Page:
High Frequency of Fractures in an Early Stage of MSOlga Krökki1,2, Risto Bloigu3 and Anne M Remes4,5*
- Corresponding Author:
- Anne M Remes
Department of Neurology, Institute of Clinical Medicine
University of Eastern Finland, P.O. Box 1627, 70211 Kuopio, Finland
Tel: +358 44 717 4655
Fax: +358 17 172 305
E-mail: [email protected]
Received date: April 11, 2014; Accepted date: June 16, 2014; Published date: June 20, 2014
Citation: Krökki O, Bloigu R, Remes AM (2014) High Frequency of Fractures in an Early Stage of MS . J Mult Scler 1:109. doi:10.4172/2376-0389.1000109
Copyright: © 2014 Krokki O, et al. This is an open-access article distributed under the terms of the Creative Commons Attribution License, which permits unrestricted use, distribution, and reproduction in any medium, provided the original author and source are credited.
Objective: Low-energy (fragility) fractures of the distal forearm, femur, and vertebrae are usually associated with osteoporosis. There is an increased risk of fractures and low bone mineral density in patients with MS, even during the early stages of the disease. We evaluated the prevalence and features of low-energy fractures in a population–based MS cohort residing in a region of Finland near the Arctic.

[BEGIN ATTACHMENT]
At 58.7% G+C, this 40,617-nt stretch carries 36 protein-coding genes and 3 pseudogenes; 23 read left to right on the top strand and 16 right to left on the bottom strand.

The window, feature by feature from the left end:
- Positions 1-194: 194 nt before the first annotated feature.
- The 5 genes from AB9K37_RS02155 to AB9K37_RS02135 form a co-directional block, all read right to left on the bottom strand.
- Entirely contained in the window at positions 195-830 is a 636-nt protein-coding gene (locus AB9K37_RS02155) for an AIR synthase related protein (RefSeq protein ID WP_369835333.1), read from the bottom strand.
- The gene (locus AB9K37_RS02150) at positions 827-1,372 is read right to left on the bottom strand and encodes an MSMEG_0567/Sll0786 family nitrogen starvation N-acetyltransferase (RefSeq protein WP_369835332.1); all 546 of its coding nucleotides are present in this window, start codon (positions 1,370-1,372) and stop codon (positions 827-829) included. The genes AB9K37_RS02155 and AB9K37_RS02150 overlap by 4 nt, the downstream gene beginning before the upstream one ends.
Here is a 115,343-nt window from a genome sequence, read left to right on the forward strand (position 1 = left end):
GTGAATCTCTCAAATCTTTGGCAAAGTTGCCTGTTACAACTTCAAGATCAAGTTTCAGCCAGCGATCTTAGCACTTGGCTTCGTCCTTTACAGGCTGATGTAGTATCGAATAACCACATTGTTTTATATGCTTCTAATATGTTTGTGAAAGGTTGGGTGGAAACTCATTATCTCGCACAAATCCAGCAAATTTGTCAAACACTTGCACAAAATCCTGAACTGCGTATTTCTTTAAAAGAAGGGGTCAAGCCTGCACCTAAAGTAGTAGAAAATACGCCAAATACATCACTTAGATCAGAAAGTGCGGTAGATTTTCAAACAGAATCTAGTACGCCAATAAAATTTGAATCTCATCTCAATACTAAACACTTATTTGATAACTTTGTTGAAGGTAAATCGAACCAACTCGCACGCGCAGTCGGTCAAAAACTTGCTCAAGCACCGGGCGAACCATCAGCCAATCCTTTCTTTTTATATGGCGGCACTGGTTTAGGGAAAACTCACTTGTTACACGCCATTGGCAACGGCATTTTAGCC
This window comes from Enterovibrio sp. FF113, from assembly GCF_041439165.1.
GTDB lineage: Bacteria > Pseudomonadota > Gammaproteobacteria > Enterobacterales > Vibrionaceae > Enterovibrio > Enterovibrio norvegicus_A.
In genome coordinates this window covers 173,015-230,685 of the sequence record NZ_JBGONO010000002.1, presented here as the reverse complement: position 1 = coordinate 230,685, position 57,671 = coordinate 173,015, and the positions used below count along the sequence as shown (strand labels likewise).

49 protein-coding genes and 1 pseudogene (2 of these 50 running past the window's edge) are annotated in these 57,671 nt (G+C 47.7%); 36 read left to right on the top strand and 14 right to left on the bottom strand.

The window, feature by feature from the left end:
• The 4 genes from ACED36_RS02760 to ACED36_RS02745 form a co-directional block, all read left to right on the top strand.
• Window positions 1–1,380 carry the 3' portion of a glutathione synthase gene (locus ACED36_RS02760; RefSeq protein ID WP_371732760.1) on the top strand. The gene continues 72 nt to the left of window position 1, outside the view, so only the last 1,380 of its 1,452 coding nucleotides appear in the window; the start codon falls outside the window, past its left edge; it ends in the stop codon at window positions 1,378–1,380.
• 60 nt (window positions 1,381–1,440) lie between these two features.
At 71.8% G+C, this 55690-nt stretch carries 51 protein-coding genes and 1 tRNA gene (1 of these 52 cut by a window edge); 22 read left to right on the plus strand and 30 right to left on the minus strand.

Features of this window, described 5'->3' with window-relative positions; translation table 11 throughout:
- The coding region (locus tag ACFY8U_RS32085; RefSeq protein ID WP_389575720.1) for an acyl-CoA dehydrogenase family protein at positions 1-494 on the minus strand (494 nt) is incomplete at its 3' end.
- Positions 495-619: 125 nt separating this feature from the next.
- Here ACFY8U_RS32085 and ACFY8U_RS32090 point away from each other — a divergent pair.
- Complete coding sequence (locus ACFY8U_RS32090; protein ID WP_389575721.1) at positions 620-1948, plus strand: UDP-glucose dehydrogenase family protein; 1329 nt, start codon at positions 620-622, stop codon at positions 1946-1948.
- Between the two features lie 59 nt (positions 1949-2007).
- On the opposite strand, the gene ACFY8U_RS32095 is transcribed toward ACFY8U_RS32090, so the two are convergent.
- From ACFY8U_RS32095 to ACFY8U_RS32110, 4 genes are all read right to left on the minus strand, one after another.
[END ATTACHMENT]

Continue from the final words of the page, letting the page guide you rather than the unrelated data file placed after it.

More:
Methods: The prevalence of fractures was determined in 491 patients who had been newly diagnosed with clinically definite MS. The fracture type, as well as the association between the duration of MS and the expanded disability status scale (EDSS) score, with a fracture event was determined.
Results: The prevalence of fragility fractures was 7.1%. The most frequent fracture types were vertebral (19.2%), distal forearm (19.2%), and ankle (25%), and the majority were low-energy fractures. The majority of fractures occurred within five years of MS diagnosis verification in non-disabled to moderately disabled patients (EDSS score 0–4). The mean MS patient age at which low-energy fracture events occurred was 42.5 years (95% CI, 38.3–46.6 years). Osteoporosis had only been clinically investigated in 26% of patients with fragility fractures, 89% of whom returned a positive finding.
Conclusions: The prevalence of low-energy vertebrae fractures was notably high in the present cohort; however, the presence of osteoporosis was poorly evaluated in clinical practice for this cohort.